In this State there is neither action at law nor in equity, but all suits (except trespass to try title) are in the nature of trespass on the case; they are civil suits in which the courts administer legal or equitable relief, or both, as the facts may authorize, "whereby the suitor has ready relief according to the exigencies of his business and adapted to the specialty, reason and equity of his very case." Carter v. Wallace, 2 Tex. 209; Craddock v. Goodwin, 54 Tex. 583; Messner v. Giddings, 65 Tex. 309. In the last cited case, speaking of the jurisdiction of the district courts of this State, Judge Stayton said: "If it is claimed that in the court, as a court of equity, under that clause (art. 4, sec. 6, Const., 1866) the power existed, it must be replied, that the district court, whether as a court of law or court of equity, had only such power as the Constitution gave it. There is no such thing as the inherent power of a court, if by that be meant a power which a court may exercise without a law authorizing it. That clause of the Constitution empowered district courts to exercise all the power given, whether the procedure necessary to accomplish that purpose be such as pertains to a court of law or a court of equity; but it in no manner conferred upon such courts the power to exercise any and every power which, at any time, may have been exercised by courts of chancery in England or elsewhere." Authorities which rest upon the difference in jurisdiction of courts of law and courts of equity can be of no service in this case, because both jurisdictions are blended in one tribunal and the remedies applicable to legal and equitable rights may be administered in the same proceeding. For example, had the separate jurisdictions existed in this State, the plaintiffs could not have instituted their suit to recover the land and at the same time to set aside the judgment of a court of law under which the land had been sold, but must first have gone into a court of equity and set aside the judgment and then proceeded in the law court to recover the land. Thus, because the different jurisdictions administered different remedies, there would have been two causes of action, one in equity to set aside the judgment of which the court of law would not have jurisdiction, and the other to recover the property of which the chancery could not take jurisdiction; but under our system the proceeding to set aside the judgment is not a separate cause of action but a part of the remedy by which the wrong complained of is to be righted. The point is well illustrated by the case of Ayers v. Dupree, 27 Tex. 605, in which this court held that the sheriff's deed, which constituted a part of the plaintiff's chain of title, could not be attacked and set aside at the instance of the defendant under a plea of not guilty, but the defendant might have pleaded specially the facts and thereby secured the relief in that proceeding. If the jurisdictions had been separate, it would have been necessary for the defendant in that case to go into a court of equity and secure an injunction against the prosecution of the suit at law against him, until he could establish his equitable defense against the plaintiff's title by having one of the muniments of it set aside for causes not cognizable in a court of law.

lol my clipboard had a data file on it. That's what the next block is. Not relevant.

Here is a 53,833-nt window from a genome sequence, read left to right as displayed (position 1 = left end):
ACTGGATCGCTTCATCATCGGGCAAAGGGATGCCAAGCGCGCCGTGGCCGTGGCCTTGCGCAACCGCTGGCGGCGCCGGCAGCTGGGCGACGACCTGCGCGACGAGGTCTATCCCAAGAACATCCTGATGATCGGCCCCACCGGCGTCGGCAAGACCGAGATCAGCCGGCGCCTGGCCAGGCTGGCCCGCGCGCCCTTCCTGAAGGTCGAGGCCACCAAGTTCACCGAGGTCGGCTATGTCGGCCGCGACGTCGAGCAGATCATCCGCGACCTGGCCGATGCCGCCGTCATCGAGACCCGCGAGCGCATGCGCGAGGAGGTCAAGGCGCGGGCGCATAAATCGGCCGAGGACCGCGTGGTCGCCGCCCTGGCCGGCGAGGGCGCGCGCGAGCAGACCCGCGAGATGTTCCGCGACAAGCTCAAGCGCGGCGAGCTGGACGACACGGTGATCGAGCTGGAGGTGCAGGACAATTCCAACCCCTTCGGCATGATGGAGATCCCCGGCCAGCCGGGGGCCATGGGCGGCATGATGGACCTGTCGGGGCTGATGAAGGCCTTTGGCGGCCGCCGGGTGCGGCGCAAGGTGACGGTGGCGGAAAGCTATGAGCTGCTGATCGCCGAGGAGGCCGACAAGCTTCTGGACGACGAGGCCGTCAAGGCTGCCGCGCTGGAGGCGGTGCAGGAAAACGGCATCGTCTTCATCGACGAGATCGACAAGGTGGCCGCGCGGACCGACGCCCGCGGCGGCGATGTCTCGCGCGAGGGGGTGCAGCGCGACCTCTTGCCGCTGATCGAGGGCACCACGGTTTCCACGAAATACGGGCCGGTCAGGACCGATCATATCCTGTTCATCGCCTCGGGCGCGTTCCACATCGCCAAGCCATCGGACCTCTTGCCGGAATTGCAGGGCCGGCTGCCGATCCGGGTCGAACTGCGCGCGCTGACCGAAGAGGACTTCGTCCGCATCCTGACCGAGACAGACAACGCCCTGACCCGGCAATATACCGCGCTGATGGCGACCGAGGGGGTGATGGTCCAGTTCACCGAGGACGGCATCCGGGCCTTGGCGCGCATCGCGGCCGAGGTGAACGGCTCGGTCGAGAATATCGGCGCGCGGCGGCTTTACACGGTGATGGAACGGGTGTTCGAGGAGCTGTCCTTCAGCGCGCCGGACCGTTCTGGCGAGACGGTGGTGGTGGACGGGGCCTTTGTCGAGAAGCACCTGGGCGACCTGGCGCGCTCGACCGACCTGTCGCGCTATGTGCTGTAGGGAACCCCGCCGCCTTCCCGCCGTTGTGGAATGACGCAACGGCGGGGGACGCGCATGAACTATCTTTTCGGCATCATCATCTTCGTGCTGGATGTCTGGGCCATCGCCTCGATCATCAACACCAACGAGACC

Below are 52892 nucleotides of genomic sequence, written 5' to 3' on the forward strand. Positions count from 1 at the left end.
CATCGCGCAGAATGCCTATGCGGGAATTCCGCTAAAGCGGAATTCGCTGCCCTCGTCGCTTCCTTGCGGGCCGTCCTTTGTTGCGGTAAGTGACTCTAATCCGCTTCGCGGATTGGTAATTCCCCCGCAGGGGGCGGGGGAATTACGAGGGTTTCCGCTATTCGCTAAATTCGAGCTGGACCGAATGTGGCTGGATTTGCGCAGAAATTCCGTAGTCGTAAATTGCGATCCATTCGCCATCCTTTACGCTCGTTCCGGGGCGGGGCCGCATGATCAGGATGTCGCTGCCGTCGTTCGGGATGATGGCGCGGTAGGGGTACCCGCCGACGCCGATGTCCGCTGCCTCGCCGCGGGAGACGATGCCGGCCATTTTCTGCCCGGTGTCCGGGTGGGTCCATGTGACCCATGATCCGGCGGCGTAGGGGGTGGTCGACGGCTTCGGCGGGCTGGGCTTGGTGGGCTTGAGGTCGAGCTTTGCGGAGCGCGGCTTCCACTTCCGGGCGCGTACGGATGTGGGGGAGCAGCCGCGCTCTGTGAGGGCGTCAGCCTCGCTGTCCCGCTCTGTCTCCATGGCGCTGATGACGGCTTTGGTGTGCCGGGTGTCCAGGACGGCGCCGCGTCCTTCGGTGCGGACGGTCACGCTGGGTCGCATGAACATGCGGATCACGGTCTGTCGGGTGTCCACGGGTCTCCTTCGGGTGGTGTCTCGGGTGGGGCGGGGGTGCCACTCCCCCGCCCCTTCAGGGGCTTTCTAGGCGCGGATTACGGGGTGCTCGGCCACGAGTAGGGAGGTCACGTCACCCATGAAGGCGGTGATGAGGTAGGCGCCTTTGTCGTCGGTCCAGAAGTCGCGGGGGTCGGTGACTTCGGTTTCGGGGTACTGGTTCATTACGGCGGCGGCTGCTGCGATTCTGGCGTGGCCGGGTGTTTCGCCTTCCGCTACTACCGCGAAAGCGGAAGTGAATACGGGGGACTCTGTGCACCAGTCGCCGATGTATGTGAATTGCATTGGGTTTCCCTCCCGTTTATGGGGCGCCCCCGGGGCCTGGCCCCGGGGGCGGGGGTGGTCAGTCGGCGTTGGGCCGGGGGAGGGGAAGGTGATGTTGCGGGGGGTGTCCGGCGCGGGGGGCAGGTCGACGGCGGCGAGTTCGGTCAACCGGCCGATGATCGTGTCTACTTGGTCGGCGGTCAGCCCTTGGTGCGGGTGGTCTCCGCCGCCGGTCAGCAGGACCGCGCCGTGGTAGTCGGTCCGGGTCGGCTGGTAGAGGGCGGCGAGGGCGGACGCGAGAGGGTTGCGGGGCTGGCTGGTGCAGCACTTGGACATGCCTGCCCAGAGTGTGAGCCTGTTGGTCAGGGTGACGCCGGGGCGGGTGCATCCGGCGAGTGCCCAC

"In the abstract a cause of action consists of the right claimed or wrong suffered by the plaintiff on the one hand and of the duty or delict of the defendant on the other." Phoenix Lumber Co. v. Houston Water Co., 94 Tex. 462. "It [the cause of action] may be defined to consist as well of the right of the plaintiff in the action as the injury to such right." Phillio v. Blythe, 12 Tex. 127. In his work on Remedies and Remedial Rights, section 452, Mr. Pomeroy says: "The cause of action is very often confounded with the remedy. This mistake or misconception is particularly apt to occur in cases where, under the code, the plaintiff seeks to obtain legal and equitable relief combined, the right to such relief springing from the same state of facts. To avoid this tendency to confusion it is absolutely necessary to ascertain and fix with certainty the true meaning of the term `cause of action.'" In section 453, the same author defines cause of action in these terms: "Every judicial action must therefore involve the following elements: a primary right possessed by the plaintiff, and the corresponding primary duty devolving upon the defendant; a delict or wrong by the defendant which consisted in the breach of such primary right and duty; a remedial right in favor of the plaintiff, and a remedial duty resting on the defendant springing from this delict, and finally the remedy or relief itself. Every action, however complicated, or however simple, must contain these essential elements. Of these elements the primary right and duty and the delict or wrong combined constitute the cause of action in the legal sense of the term." As suggested before in this opinion, what might be a cause of action in a court of equity, where the jurisdictions are separate, that is in a suit to set aside a judgment under which the defendants claimed title, would be a part of the remedy in a suit for the land in our courts, where legal and equitable remedies are both administered upon the facts by the same court in the same proceeding. I venture to suggest that the position of my associates upon this question grows out of a failure to distinguish between the cause of action and the remedy, where all remedies are administered in one proceeding.